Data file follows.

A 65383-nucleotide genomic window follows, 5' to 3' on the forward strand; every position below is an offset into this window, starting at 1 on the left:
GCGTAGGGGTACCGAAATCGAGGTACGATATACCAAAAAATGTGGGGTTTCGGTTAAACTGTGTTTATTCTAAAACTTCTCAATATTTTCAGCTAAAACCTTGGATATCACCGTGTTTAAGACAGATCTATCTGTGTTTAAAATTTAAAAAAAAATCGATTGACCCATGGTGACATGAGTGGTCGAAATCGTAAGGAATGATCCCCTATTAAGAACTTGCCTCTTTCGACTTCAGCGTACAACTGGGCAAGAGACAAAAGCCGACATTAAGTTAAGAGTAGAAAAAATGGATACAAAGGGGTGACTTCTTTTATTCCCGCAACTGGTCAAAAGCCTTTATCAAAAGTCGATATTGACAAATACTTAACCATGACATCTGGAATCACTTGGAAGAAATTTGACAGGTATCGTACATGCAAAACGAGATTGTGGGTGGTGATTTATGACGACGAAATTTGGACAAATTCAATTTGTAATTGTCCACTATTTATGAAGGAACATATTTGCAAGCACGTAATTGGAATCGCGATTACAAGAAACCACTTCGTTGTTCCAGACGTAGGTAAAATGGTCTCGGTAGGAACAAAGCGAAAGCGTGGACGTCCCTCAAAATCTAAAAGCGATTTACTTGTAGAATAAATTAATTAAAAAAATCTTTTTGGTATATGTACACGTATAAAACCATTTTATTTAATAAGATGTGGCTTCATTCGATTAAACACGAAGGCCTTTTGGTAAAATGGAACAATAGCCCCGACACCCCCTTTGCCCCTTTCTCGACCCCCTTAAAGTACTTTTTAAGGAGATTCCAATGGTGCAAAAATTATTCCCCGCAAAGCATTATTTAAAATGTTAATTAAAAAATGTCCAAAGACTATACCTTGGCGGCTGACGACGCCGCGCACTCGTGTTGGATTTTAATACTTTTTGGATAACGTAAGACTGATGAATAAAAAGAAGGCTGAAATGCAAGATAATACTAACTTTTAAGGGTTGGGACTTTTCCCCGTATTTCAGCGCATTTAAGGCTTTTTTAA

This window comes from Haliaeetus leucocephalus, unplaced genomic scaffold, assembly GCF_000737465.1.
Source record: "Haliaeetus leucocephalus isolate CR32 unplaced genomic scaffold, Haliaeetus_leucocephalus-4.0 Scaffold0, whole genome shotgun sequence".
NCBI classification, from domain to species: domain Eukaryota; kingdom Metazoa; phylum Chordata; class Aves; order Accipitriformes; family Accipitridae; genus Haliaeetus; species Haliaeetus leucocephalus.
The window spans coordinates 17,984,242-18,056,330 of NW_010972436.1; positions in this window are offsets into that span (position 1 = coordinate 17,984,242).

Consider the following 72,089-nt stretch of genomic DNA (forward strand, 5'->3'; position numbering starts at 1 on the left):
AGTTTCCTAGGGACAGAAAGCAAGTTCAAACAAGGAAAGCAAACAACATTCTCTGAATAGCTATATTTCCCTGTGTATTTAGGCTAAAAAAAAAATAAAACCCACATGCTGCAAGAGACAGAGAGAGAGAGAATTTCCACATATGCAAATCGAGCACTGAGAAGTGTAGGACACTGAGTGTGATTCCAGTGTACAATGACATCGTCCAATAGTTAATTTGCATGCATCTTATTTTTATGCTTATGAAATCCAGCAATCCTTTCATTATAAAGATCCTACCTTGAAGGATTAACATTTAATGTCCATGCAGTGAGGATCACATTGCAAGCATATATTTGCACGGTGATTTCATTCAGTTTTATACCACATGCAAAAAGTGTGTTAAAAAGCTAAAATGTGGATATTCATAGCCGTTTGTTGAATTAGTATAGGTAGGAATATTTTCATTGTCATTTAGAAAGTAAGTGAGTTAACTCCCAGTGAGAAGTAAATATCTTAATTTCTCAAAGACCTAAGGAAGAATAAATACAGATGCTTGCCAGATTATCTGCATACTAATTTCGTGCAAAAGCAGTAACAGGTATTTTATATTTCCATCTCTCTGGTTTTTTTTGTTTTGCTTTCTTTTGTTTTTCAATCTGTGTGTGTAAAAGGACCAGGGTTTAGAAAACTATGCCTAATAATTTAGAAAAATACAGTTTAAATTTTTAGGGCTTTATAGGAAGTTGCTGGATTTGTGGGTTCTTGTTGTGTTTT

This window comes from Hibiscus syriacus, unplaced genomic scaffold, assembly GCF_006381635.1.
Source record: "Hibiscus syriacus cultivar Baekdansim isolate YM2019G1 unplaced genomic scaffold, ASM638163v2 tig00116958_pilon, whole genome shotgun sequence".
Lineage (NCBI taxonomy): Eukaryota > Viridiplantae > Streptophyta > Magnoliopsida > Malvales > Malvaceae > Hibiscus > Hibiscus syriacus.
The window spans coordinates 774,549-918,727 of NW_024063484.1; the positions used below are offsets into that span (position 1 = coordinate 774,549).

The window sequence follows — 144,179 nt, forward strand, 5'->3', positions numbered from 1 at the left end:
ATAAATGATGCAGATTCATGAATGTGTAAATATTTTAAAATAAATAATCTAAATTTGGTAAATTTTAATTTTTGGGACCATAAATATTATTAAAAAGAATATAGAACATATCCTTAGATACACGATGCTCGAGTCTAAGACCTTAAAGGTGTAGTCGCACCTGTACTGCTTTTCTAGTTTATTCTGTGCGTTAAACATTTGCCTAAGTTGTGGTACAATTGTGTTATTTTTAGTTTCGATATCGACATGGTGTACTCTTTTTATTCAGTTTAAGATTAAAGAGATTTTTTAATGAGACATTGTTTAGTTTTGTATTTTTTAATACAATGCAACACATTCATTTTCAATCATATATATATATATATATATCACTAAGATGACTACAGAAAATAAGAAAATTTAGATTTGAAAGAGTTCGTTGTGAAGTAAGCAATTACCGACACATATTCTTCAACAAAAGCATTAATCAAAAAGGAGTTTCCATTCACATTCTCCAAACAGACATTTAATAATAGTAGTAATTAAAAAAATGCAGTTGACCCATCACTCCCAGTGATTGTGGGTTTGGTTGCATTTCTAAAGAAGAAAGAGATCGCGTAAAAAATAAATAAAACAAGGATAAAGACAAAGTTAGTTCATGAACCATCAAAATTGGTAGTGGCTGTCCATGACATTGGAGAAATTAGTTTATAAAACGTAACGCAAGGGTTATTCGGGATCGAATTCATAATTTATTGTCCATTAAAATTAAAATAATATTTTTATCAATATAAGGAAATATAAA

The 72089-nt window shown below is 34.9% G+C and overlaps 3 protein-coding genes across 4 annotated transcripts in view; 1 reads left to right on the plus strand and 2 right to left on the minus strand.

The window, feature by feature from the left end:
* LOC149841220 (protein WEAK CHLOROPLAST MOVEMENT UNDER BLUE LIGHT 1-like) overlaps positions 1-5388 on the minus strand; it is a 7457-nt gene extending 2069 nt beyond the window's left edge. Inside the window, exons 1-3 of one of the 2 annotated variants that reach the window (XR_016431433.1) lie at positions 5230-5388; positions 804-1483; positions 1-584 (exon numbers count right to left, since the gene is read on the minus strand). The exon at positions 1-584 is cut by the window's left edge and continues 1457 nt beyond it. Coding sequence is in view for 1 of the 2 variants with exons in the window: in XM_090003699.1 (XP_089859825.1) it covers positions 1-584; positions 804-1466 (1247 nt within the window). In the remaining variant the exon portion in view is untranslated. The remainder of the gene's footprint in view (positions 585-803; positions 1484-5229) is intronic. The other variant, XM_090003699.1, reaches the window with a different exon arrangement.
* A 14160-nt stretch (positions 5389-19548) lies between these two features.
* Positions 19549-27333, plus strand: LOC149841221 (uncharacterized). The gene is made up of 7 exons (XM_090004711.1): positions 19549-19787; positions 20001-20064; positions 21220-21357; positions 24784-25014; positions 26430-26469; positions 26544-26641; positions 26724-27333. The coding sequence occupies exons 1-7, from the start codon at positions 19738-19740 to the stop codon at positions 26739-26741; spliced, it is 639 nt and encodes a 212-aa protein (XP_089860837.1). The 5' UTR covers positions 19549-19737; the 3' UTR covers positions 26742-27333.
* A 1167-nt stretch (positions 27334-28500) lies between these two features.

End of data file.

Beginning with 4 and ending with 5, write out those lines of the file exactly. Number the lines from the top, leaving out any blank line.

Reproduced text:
Source record: "Haliaeetus leucocephalus isolate CR32 unplaced genomic scaffold, Haliaeetus_leucocephalus-4.0 Scaffold0, whole genome shotgun sequence".
NCBI classification, from domain to species: domain Eukaryota; kingdom Metazoa; phylum Chordata; class Aves; order Accipitriformes; family Accipitridae; genus Haliaeetus; species Haliaeetus leucocephalus.